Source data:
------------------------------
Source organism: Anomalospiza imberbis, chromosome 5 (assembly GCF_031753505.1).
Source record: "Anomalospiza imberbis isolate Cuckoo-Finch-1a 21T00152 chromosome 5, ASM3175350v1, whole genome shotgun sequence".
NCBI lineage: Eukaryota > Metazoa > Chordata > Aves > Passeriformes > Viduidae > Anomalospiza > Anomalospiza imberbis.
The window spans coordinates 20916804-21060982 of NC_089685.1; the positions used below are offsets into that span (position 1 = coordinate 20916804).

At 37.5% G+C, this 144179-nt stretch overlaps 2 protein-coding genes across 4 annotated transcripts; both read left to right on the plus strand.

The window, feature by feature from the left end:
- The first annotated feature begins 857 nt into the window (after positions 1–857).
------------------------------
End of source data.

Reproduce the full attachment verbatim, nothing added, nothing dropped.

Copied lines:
Source organism: Anomalospiza imberbis, chromosome 5 (assembly GCF_031753505.1).
Source record: "Anomalospiza imberbis isolate Cuckoo-Finch-1a 21T00152 chromosome 5, ASM3175350v1, whole genome shotgun sequence".
NCBI lineage: Eukaryota > Metazoa > Chordata > Aves > Passeriformes > Viduidae > Anomalospiza > Anomalospiza imberbis.
The window spans coordinates 20916804-21060982 of NC_089685.1; the positions used below are offsets into that span (position 1 = coordinate 20916804).

At 37.5% G+C, this 144179-nt stretch overlaps 2 protein-coding genes across 4 annotated transcripts; both read left to right on the plus strand.

The window, feature by feature from the left end:
- The first annotated feature begins 857 nt into the window (after positions 1–857).